Most 3-Putts = Poor distance control on 1st putt.
The problem is almost always incorrect speed, not inaccurate control of direction.
You can’t learn how to improve your long putting simply by reading about what to do. (Long putting is sometimes referred to as lag putting).
You can fast forward your progress with some basic understanding of what is involved in distance control
There are certain factors that influence the speed your ball travels over the putting green surface and the distance it travels. Some of these factors you will have no control over. Others you can control.
Two Schools of Thought
At the start of play you need to know how your ball will react with the grass it has to travel over.
Uncontrollable factors make distance control in putting a challenge. You can moan about them, but with a bit of homework and Reference Putting before your round you can largely get a handle on them.
A two-piece golf ball putts differently to a three- or four-piece ball. The harder the ball, the faster it is going to come off the face of your putter. With the same length of backstroke, a hard ball will travel further than a softer ball.
You take control by playing with the same make and model of ball throughout your round. Don’t confuse your brain by playing different balls.
The mass of your putter will also determine how far your ball will travel.
A heavier putter will send your ball further than a lighter putter.
This is not usually a problem as you can soon get used to the weight of your putter and learn how far a certain stroke length will send your ball.
The standard putter is built with about 3 to 4 degrees of loft. This amount of loft is just enough to lift the ball to the top of the grass to get it rolling. If your putting action decreases or increases the loft by too much you will cause your ball to bounce on contact. This will lead to poor distance control.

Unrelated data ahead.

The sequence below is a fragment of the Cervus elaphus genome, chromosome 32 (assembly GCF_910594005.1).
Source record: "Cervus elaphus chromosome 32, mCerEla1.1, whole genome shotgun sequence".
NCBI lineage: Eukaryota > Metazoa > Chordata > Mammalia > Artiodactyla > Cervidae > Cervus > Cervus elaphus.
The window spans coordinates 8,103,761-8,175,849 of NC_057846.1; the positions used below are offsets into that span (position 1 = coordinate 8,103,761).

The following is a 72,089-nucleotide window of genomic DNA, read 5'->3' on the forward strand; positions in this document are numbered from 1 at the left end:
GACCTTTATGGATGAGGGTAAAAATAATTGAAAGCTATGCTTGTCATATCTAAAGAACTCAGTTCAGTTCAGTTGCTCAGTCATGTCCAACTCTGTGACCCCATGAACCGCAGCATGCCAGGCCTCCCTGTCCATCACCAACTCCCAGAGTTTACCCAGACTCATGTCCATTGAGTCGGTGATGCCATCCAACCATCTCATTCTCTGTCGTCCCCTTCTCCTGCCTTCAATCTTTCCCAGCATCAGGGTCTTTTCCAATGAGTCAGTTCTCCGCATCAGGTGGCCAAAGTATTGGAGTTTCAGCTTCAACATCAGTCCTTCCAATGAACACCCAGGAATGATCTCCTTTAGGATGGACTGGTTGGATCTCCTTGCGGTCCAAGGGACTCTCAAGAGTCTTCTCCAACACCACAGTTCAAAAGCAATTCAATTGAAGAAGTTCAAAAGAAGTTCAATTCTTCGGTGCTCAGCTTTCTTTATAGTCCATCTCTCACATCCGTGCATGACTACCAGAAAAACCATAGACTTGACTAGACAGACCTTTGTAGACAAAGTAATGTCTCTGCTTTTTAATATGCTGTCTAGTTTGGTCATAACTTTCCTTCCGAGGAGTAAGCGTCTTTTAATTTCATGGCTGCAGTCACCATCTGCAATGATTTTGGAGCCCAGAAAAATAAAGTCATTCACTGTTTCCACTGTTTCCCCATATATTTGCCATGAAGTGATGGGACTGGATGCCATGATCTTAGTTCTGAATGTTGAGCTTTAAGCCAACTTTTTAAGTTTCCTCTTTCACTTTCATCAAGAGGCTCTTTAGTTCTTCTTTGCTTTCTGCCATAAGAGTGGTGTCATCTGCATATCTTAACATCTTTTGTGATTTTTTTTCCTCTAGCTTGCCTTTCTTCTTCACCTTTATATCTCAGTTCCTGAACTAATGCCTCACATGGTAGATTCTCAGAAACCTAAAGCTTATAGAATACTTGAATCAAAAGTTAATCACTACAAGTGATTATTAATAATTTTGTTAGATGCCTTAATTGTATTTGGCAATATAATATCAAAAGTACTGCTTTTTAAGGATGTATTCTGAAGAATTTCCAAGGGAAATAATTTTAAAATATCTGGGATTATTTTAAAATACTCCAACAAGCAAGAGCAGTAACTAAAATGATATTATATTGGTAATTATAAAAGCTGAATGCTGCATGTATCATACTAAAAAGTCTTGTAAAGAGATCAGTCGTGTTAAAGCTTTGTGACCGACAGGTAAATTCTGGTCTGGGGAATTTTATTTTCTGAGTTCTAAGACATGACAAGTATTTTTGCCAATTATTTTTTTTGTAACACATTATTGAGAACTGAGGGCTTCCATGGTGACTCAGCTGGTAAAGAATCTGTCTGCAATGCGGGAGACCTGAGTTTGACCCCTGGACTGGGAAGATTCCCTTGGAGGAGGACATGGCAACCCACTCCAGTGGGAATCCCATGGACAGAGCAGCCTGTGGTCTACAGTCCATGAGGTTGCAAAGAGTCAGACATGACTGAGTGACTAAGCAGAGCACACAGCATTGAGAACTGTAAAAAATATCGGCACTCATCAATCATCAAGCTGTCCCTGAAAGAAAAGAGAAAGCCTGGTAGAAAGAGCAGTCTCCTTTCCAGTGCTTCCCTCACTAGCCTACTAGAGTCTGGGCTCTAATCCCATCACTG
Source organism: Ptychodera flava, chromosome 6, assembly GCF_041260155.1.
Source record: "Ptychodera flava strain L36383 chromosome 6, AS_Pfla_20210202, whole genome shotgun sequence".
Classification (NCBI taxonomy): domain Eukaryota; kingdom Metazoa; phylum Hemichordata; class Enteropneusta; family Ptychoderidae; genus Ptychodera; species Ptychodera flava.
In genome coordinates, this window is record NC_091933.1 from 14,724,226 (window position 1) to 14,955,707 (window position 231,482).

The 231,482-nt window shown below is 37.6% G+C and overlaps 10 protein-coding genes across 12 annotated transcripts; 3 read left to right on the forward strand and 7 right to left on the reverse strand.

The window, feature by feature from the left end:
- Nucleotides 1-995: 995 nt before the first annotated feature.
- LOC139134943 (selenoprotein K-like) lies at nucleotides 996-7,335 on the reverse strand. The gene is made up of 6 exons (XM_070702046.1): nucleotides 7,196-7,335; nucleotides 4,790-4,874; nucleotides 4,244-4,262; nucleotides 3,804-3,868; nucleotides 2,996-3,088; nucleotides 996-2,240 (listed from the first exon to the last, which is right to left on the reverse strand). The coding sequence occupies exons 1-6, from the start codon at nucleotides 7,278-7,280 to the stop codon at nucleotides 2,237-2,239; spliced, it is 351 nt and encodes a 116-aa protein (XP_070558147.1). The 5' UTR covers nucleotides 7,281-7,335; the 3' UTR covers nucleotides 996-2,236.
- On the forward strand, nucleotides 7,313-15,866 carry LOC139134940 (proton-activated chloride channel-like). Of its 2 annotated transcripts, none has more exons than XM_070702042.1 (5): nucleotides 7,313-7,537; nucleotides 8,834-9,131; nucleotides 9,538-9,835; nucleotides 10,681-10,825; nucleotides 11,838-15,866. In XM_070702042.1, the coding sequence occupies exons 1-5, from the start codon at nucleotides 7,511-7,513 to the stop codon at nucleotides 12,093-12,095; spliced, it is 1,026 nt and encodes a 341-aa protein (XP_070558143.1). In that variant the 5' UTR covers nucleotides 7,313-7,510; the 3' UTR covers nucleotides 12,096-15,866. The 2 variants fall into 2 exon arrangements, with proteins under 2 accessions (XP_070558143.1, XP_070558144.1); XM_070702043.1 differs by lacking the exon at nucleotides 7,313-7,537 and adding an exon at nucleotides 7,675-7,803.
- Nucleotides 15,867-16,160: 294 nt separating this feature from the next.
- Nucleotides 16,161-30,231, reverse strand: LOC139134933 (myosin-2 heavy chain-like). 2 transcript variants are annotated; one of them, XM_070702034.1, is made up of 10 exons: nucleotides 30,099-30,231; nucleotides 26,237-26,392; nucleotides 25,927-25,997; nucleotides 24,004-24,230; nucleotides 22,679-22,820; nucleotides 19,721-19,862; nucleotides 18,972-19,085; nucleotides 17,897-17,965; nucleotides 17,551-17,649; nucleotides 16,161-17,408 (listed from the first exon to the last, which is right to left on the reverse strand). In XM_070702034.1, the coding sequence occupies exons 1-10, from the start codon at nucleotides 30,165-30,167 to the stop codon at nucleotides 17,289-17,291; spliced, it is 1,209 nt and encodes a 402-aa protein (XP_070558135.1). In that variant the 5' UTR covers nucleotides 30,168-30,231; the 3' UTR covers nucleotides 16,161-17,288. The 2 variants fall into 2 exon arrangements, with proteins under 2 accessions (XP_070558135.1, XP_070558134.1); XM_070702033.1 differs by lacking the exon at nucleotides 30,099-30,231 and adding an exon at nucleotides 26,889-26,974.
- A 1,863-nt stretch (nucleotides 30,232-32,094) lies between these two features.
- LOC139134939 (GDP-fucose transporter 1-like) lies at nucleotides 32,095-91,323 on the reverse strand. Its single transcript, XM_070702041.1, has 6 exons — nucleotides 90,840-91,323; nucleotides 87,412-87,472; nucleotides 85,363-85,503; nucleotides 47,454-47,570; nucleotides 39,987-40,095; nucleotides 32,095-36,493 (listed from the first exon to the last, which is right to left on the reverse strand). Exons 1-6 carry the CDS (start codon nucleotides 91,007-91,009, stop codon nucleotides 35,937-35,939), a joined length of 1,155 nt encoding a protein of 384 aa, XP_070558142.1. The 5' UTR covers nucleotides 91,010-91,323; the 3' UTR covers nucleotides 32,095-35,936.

The most repeatable Tempo in nature is gravity. Gravity never changes – objects in free fall always fall at the same speed. A good illustration of gravity is that of the pendulum clock with its constant rhythmic pace of tick-tock.
The length the pendulum swings through is the same as it swings back. If you can base your tempo to match gravity, the only variable in your stroke is how far you take your putter back and through.
Most golfers struggle with a consistent tempo. They get quick on short putts and decelerate on long putts. The solution is to use nature's own tempo.
Raise your arms to your side to shoulder length and then let them fall freely. At the end of their fall let your hands clap together as they meet in the middle. This is the gravity tempo that is wired into your brain.
The tempo of your stroke – the time it takes to complete your stroke - is crucial to long putting. Once you can teach yourself to putt with a consistent tempo, distance control gets easier.
You control the distance your ball travels by simply adjusting the length of your backstroke, not the force at which the ball is struck.
A consistent tempo is also invaluable in dealing with breaking putts. The ability to deliver your ball to the hole at a constant predetermined speed means that there is only one optimal path for every putt.
Quality of Putting Stroke
The Quality of Your Stroke in respect to distance control relates to the contact force of the sweetspot of your putter with the sweetspot (equator) of your ball.
Off-centre hits affect the distance your ball travels. A putt off the toe will not go as far as a putt off the heel. Neither of them will travel as far as a centred putt.
On distance putts it is more difficult to make solid and consistent contact on the putterface as your backstroke is longer. Balls that come up short are often caused by off-centre contact. One way to improve your contact is to watch your putterhead as it meets the ball.
Another suggestion to help with distance control is that you should stand taller with an open stance on long putts. This gives you a clearer view of your aimline as well as a better feel for the distance.
On a long- or mid-range putt visualise a two-by-four length of wood about two feet beyond the hole.
Your objective is to putt your ball into the space between the hole and the length of wood without hitting the imaginary backboard
That is a brief background to understanding distance control, also known as speed control. The question now is how to improve your touch? The answer is simple: PRACTICE.
This advice is beautifully phrased by Harvey Penick in his book The Game for a Lifetime when he wrote "I say touch can be learned. I don't say touch can be taught. The way you learn touch is by practice. There is no other way."
Return from Distance Control to Better Golf by Putting Better